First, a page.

Sodium has long been labeled the blood-pressure bogeyman. But are we giving salt a fair shake?
A new study published in the American Journal of Hypertension analyzed data from 8,670 French adults and found that salt consumption wasn’t associated with systolic blood pressure in either men or women after controlling for factors like age.
Why not? One explanation, the authors write, is that the link we all assume between salt and blood pressure is “overstated” and “more complex than once believed.” It should be noted, however, that even though the study found no statistically significant association between blood pressure and sodium in the diet, those patients who were hypertensive consumed significantly more salt than those without hypertension—suggesting, as other research has, that salt affects people differently.
As for the factors that did seem to influence blood pressure, alcohol consumption, age, and most of all BMI were strongly linked to a rise. Eating more fruits and vegetables was significantly linked to a drop.
“Stopping weight increase should be the first target in the general population to counteract the hypertension epidemic,” the study authors wrote.
All of which is surprising given the fact that Americans are bombarded with warnings that we eat far too much: just yesterday, the Centers for Disease Control and Prevention (CDC) issued a report finding that 90% of U.S. children eat more sodium than guidelines recommend. Almost half of that comes from 10 processed foods that kids tend to eat a lot of: pizza, bread, processed meats, savory snacks, sandwiches, cheese, processed chicken, pasta dishes, Mexican dishes, and soup.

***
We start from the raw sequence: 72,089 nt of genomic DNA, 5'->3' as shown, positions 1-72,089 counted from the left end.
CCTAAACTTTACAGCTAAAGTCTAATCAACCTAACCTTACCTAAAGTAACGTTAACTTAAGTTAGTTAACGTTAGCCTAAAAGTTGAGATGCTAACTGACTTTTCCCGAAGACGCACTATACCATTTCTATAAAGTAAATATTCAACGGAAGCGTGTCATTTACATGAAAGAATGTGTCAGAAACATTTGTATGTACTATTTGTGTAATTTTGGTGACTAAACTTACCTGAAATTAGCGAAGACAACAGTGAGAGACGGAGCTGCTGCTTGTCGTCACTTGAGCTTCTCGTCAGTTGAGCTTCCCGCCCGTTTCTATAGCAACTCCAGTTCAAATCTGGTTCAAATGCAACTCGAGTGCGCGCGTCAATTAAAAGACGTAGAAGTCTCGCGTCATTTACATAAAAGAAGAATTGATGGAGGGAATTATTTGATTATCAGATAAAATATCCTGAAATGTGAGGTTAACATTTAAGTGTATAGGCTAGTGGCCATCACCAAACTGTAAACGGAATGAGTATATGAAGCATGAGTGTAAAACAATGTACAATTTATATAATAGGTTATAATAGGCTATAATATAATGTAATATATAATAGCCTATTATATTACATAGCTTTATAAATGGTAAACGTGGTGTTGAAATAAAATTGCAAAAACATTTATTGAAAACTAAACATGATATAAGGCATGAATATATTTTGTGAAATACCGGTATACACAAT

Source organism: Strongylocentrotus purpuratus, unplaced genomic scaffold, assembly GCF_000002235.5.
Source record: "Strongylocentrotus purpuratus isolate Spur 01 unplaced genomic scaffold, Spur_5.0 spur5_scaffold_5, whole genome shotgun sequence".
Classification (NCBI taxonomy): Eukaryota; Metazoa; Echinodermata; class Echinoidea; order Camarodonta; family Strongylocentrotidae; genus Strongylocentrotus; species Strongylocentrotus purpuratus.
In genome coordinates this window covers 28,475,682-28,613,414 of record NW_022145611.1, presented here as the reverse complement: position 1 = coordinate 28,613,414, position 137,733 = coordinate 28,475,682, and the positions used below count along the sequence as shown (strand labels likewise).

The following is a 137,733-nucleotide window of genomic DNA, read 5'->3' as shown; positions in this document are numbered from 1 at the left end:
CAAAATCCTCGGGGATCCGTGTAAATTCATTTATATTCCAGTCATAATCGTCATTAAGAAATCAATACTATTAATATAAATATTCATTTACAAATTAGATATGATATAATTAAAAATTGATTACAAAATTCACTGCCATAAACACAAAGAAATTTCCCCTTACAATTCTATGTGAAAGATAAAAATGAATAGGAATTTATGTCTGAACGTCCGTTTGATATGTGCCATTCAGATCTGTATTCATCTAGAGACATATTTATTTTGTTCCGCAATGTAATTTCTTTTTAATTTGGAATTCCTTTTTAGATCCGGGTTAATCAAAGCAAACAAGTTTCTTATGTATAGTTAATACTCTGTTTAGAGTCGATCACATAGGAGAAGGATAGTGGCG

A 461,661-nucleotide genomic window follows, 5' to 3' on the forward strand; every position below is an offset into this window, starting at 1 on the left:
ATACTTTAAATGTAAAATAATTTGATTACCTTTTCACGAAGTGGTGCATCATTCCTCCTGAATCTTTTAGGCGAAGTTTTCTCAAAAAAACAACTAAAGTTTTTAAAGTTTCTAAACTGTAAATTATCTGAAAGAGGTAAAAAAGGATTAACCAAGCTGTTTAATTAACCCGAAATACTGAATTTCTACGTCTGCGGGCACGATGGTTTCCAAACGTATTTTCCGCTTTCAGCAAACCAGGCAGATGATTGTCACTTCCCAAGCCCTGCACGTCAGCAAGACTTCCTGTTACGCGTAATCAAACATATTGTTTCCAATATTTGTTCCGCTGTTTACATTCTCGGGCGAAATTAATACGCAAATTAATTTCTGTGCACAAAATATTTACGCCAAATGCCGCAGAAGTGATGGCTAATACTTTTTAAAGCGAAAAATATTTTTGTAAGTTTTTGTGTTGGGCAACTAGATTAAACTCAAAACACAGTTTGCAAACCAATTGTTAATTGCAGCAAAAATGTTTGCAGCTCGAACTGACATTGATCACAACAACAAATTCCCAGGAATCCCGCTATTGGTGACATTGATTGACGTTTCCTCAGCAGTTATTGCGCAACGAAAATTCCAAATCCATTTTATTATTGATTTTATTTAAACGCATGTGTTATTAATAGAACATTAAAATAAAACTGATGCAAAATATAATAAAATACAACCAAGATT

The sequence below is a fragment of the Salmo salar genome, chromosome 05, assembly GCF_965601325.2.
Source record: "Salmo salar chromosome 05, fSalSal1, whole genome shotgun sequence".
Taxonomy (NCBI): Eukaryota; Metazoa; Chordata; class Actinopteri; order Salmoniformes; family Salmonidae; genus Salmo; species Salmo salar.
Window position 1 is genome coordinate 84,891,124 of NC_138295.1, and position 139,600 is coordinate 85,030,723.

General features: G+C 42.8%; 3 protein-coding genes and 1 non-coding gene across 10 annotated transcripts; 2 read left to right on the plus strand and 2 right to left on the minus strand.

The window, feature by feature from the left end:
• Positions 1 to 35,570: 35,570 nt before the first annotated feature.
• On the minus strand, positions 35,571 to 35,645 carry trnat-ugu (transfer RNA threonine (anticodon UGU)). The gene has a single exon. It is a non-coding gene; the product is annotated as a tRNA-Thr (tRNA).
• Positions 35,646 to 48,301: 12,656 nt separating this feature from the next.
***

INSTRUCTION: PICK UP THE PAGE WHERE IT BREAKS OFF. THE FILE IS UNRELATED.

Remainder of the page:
The CDC firmly believes that salt directly influences blood pressure. “We consider the totality of the evidence,” said Janelle Gunn of the CDC's Division of Heart Disease and Stroke Prevention at a press conference. “A vast majority of scientific research confirms that as sodium is reduced, so is blood pressure.”
We’ve reported before that the science surrounding salt is crazy confusing, and conflicting studies come out with some frequency. In keeping with the frustrating reality of so many nutrient groups, no one side has definitively won the debate.
In the meantime, it surely can't hurt to curb some of our salt-laden processed-food intake—but the pounds we shed may be even more helpful than the salt we shun when it comes to lowering blood pressure.